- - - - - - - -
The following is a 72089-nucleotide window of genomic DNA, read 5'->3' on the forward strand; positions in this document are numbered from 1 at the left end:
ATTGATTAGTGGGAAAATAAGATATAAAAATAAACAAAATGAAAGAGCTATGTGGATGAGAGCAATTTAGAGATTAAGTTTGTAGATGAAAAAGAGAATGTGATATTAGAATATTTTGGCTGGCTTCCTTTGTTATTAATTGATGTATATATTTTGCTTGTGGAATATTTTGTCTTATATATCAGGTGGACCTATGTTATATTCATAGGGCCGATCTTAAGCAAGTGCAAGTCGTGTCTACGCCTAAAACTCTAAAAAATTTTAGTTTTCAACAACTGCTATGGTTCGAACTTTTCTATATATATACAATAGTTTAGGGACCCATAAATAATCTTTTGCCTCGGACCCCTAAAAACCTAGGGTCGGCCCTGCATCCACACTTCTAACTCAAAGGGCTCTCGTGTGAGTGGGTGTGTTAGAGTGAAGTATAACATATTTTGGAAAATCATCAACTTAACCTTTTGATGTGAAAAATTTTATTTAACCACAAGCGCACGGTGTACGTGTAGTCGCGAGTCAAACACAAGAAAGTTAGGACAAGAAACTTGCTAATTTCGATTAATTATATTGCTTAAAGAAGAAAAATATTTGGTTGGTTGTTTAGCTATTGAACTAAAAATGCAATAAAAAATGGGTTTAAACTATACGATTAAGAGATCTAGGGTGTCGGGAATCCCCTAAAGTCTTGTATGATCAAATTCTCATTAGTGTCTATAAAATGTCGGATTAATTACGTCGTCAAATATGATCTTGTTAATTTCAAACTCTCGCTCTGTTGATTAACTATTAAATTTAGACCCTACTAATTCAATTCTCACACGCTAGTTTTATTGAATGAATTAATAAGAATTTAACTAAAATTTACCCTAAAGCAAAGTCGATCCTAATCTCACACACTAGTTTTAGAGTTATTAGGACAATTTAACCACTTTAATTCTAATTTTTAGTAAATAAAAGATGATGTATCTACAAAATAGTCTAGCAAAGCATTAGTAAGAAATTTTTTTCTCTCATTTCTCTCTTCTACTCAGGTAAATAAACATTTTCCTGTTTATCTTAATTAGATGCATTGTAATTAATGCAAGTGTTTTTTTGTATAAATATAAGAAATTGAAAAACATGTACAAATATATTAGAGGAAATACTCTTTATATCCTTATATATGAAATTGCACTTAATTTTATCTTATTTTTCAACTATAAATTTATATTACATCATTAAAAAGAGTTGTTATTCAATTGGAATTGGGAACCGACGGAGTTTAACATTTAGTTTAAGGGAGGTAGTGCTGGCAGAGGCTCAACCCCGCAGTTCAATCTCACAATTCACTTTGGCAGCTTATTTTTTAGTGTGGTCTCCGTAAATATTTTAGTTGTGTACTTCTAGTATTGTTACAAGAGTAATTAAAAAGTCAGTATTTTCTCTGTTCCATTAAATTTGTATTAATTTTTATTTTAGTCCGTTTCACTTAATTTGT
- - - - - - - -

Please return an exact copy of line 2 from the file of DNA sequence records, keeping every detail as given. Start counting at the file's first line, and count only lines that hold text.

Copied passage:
ATTGATTAGTGGGAAAATAAGATATAAAAATAAACAAAATGAAAGAGCTATGTGGATGAGAGCAATTTAGAGATTAAGTTTGTAGATGAAAAAGAGAATGTGATATTAGAATATTTTGGCTGGCTTCCTTTGTTATTAATTGATGTATATATTTTGCTTGTGGAATATTTTGTCTTATATATCAGGTGGACCTATGTTATATTCATAGGGCCGATCTTAAGCAAGTGCAAGTCGTGTCTACGCCTAAAACTCTAAAAAATTTTAGTTTTCAACAACTGCTATGGTTCGAACTTTTCTATATATATACAATAGTTTAGGGACCCATAAATAATCTTTTGCCTCGGACCCCTAAAAACCTAGGGTCGGCCCTGCATCCACACTTCTAACTCAAAGGGCTCTCGTGTGAGTGGGTGTGTTAGAGTGAAGTATAACATATTTTGGAAAATCATCAACTTAACCTTTTGATGTGAAAAATTTTATTTAACCACAAGCGCACGGTGTACGTGTAGTCGCGAGTCAAACACAAGAAAGTTAGGACAAGAAACTTGCTAATTTCGATTAATTATATTGCTTAAAGAAGAAAAATATTTGGTTGGTTGTTTAGCTATTGAACTAAAAATGCAATAAAAAATGGGTTTAAACTATACGATTAAGAGATCTAGGGTGTCGGGAATCCCCTAAAGTCTTGTATGATCAAATTCTCATTAGTGTCTATAAAATGTCGGATTAATTACGTCGTCAAATATGATCTTGTTAATTTCAAACTCTCGCTCTGTTGATTAACTATTAAATTTAGACCCTACTAATTCAATTCTCACACGCTAGTTTTATTGAATGAATTAATAAGAATTTAACTAAAATTTACCCTAAAGCAAAGTCGATCCTAATCTCACACACTAGTTTTAGAGTTATTAGGACAATTTAACCACTTTAATTCTAATTTTTAGTAAATAAAAGATGATGTATCTACAAAATAGTCTAGCAAAGCATTAGTAAGAAATTTTTTTCTCTCATTTCTCTCTTCTACTCAGGTAAATAAACATTTTCCTGTTTATCTTAATTAGATGCATTGTAATTAATGCAAGTGTTTTTTTGTATAAATATAAGAAATTGAAAAACATGTACAAATATATTAGAGGAAATACTCTTTATATCCTTATATATGAAATTGCACTTAATTTTATCTTATTTTTCAACTATAAATTTATATTACATCATTAAAAAGAGTTGTTATTCAATTGGAATTGGGAACCGACGGAGTTTAACATTTAGTTTAAGGGAGGTAGTGCTGGCAGAGGCTCAACCCCGCAGTTCAATCTCACAATTCACTTTGGCAGCTTATTTTTTAGTGTGGTCTCCGTAAATATTTTAGTTGTGTACTTCTAGTATTGTTACAAGAGTAATTAAAAAGTCAGTATTTTCTCTGTTCCATTAAATTTGTATTAATTTTTATTTTAGTCCGTTTCACTTAATTTGT